In the laboratory each spider with its parasite was placed in a 30 cm diameter plastic container with plants of different families (e.g. Commelinaceae and Crassulaceae) which covered nearly the entire diameter of the container. We recorded daily the larval stage and the design of the web of the spider, which was fed every other day with Lucila sp. flies (Calliphoridae). We regularly photographed each spider and its parasitoid larva (daily in one spider) and video-recorded the behaviour of two last-stage larvae.


“Cocoon web”. In the laboratory the spiders constructed webs similar to those in nature (Fig. 1a). The second-instar parasitoid larva induced the host spider to build the cocoon web and during the night it killed the spider. However, differences between the cocoon web and normal web were nearly imperceptible. The only differences between cocoon and normal webs were that the spider was induced to produce a hole through the centre of the hub and to add a few additional threads in the central section of the orb, to which the cocoon was then attached by the larva (Fig. 1b, N = 3 cocoon webs). We did not observe the spider breaking the silk threads of the hub, but in one case a last instar larva constructed its cocoon within an open space in the hub which was intact the previous night. In the field we also observed a cocoon constructed within the space in the centre of the hub (Fig. 1d).

To observe a cocoon web built from scratch, we carefully removed one spider with a second-instar larva attached to its opisthosoma from its web the night before it killed its host. We then destroyed the web, cleaned the plant, and returned the spider with its larva back to the same plant in the same container, and allowed the spider to build its cocoon web. In this case, the second-instar larva induced the spider to build a relatively sparse, horizontal tangle that did not have an orbicular design (Fig. 1c).

Larval development and behaviour. Two of the host spiders were found with wasp eggs attached to them (Fig. 2a) and in both cases the larva emerged three days later in the lab. Both larvae passed through three stages, which lasted a total of nine days (Tab. 1). We determined the number of larval stages by examining the number of shed-skins that were attached to the “saddle” (the mass of coagulated spider hemolymph which adhered to the spider's opisthosoma; Nielsen 1923, Eberhard 2000, Weng & Barrantes 2007); the last stage is characterized by the presence of dorsal tubercles.

Fig. 2:

Egg and different larval stages. a. Egg recently attached to the spider's opisthosoma. b. First instar larva recently emerged from the egg. c. Second instar larva. d. Third instar larva feeding on the recently killed spider; details of the dorsal hooklets are visible in the inset


During the first two stages, the larva only grew in size, with no obvious morphological changes (Fig. 2b). During this period the larva sometimes appeared to feed on the spider' hemolymph: the larva's mouth contacted the spider's cuticle, and peristaltic contractions moved posteriorly in the anterior section of the larva's body.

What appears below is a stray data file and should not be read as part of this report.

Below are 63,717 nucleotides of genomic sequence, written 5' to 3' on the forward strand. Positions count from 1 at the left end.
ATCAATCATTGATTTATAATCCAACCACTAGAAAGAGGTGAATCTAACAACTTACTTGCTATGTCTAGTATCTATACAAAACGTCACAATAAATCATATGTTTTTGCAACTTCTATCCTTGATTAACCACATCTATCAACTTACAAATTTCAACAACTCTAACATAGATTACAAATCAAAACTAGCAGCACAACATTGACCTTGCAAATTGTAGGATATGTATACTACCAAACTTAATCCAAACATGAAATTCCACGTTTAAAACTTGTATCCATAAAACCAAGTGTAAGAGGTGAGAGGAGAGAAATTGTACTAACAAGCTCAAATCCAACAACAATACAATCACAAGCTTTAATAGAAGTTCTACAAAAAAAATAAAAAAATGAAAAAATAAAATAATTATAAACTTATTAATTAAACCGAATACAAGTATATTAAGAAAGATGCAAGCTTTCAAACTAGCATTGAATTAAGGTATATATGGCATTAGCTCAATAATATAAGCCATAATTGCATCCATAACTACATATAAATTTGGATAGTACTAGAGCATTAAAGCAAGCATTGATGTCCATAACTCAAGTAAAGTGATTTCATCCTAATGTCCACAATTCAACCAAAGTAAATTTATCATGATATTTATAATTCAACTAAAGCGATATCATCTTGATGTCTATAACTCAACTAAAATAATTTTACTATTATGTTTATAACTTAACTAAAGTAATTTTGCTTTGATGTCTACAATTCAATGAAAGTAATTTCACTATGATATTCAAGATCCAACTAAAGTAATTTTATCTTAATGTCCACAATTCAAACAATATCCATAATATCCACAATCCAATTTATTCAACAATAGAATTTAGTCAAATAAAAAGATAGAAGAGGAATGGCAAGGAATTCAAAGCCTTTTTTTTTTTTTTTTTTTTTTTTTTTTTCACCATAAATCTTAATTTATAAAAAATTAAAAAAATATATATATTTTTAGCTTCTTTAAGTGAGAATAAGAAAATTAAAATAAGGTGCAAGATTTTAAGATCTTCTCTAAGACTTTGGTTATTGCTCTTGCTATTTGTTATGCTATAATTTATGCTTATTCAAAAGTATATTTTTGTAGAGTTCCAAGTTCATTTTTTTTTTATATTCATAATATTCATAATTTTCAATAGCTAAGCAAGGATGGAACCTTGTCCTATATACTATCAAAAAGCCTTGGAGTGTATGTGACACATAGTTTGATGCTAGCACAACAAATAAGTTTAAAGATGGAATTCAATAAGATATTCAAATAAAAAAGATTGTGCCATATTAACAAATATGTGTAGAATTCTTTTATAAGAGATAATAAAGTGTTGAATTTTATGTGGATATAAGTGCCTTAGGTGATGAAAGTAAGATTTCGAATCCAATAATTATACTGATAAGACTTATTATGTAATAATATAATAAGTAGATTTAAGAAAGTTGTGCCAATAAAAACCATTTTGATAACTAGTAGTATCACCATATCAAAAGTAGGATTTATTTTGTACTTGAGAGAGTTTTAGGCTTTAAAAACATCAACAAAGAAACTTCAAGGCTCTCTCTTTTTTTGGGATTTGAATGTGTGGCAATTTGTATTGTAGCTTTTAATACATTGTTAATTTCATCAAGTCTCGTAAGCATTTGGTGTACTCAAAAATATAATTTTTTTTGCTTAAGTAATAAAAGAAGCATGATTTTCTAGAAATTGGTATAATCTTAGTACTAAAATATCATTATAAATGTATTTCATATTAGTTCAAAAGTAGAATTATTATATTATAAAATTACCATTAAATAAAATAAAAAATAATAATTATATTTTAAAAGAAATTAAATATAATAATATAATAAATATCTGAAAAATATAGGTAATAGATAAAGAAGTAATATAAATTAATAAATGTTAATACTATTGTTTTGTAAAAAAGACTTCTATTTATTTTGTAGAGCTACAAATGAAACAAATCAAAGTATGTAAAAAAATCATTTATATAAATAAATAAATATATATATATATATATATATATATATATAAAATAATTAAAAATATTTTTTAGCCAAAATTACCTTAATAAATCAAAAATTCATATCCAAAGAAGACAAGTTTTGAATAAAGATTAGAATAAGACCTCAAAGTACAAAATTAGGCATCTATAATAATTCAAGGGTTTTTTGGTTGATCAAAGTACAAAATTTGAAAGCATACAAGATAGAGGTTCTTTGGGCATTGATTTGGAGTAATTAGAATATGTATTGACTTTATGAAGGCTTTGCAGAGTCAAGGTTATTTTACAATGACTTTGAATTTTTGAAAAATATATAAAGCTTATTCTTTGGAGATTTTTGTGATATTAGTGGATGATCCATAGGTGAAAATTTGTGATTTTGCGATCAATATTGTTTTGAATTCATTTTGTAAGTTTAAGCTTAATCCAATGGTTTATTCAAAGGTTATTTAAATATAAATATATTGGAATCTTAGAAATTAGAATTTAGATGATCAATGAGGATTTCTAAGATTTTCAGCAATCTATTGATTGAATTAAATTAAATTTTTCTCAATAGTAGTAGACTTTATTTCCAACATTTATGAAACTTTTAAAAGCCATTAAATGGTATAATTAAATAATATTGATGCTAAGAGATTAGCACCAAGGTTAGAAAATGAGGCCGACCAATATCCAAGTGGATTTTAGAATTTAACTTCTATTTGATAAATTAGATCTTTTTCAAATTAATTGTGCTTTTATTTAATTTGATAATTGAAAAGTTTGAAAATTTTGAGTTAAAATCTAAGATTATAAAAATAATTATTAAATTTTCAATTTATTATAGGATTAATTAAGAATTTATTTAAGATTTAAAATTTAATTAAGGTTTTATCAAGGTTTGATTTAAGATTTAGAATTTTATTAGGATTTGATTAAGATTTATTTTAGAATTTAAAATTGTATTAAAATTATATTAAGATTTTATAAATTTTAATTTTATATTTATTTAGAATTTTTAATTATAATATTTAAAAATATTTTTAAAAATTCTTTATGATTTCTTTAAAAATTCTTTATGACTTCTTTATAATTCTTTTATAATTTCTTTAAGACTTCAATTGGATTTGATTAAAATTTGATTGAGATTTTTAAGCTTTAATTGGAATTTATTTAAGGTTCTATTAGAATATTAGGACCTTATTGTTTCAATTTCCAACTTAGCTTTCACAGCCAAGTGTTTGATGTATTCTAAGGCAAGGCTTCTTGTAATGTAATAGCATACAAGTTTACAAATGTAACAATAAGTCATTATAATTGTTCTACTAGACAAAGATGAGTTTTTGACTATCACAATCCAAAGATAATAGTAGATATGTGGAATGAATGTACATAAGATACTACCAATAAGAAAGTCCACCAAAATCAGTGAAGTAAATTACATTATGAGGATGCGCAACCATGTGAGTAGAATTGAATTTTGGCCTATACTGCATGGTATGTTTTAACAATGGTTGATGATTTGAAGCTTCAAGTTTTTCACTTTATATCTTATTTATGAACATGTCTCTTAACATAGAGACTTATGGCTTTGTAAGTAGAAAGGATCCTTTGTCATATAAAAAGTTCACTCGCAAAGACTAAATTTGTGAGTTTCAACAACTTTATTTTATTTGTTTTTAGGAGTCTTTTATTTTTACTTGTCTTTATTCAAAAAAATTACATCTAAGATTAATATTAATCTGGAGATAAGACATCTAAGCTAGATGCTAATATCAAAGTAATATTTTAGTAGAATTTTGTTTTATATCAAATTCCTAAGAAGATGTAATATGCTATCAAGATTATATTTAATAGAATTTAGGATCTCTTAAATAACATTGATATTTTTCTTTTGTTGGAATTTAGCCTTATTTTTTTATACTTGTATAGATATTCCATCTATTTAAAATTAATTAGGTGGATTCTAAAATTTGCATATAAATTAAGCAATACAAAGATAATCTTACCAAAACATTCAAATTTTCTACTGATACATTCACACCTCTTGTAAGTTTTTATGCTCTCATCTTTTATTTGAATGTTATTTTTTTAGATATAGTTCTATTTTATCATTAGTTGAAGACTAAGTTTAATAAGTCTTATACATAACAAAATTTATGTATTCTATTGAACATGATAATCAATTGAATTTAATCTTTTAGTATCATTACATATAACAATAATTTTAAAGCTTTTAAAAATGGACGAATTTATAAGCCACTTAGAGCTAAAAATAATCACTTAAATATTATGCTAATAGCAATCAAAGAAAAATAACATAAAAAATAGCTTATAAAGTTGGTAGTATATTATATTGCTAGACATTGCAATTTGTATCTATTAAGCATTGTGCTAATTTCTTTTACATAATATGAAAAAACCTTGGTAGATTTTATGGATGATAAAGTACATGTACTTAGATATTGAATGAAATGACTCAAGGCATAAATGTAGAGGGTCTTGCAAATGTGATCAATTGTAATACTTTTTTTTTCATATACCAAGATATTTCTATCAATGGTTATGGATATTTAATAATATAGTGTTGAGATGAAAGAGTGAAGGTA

The third stage larva had a dorsal tubercle with booklets on each of eight body segments (Fig. 2c). During this stage the larva killed the spider, grasped the web with its dorsal tubercles, and then spent nearly two days sucking out the contents of the spider; upon completion of feeding it dislodged the spider's carcass and then began cocoon construction (Tab. 1).


Days spent in each developmental stage by two larvae of the parasitoid wasp Hymenoepimecis heidyae on its host spider Kapogea cyrtophoroides.


Cocoon construction. We video-recorded portions of cocoon construction by two larvae. In both cases the larva constructed the cocoon in the centre of the orb-web, the hub, where the larva had killed and consumed the spider. Construction began with the larva hanging by its hooklets to threads of the cocoon web (Fig. 3a). With silk threads produced from the larva's mouth, it first constructed a fluffy mass of silk around its posterior half (Fig. 3b). During this phase we observed the larva connecting some threads to the cocoon web (Fig. 3c-d).

After several hours of continuous spinning, the larva had gradually constructed a fluffy mass of silk that encased the entire larva (Fig. 3). On several occasions, we observed the larva move down to reach the bottom of the cocoon and continue adding silk threads to the interior of the cocoon (Fig. 3e), so that the cocoon wall became denser over time (Fig. 3f). During spinning, the larva connected the threads in sequence and the next connection point was always near the previous one. The larva commonly began by connecting threads to the top of the cocoon and then in a sequence of connecting points, moved its head while curling its body about its abdominal section, to nearly reach the bottom of the cocoon (Fig. 3e). It then returned gradually to the starting point at the top of the cocoon, as it continued connecting more threads on the way up. The larva required ca. 20 h to construct its cocoon, which had a yellowish-white colour that darkened to orange-yellow over the next two days.

Fig. 3:

Different phases of cocoon construction. a. Third instar larva removing the spider's carcass at the hub of the orb web. b. Beginning of cocoon construction around the rear section of the larva. c. Larva constructing the upper section of the cocoon. d. Larva attaching silk threads to the cocoon web. e. Larva adding more threads to the lower section of the cocoon. f. Unfinished cocoon after several hours of construction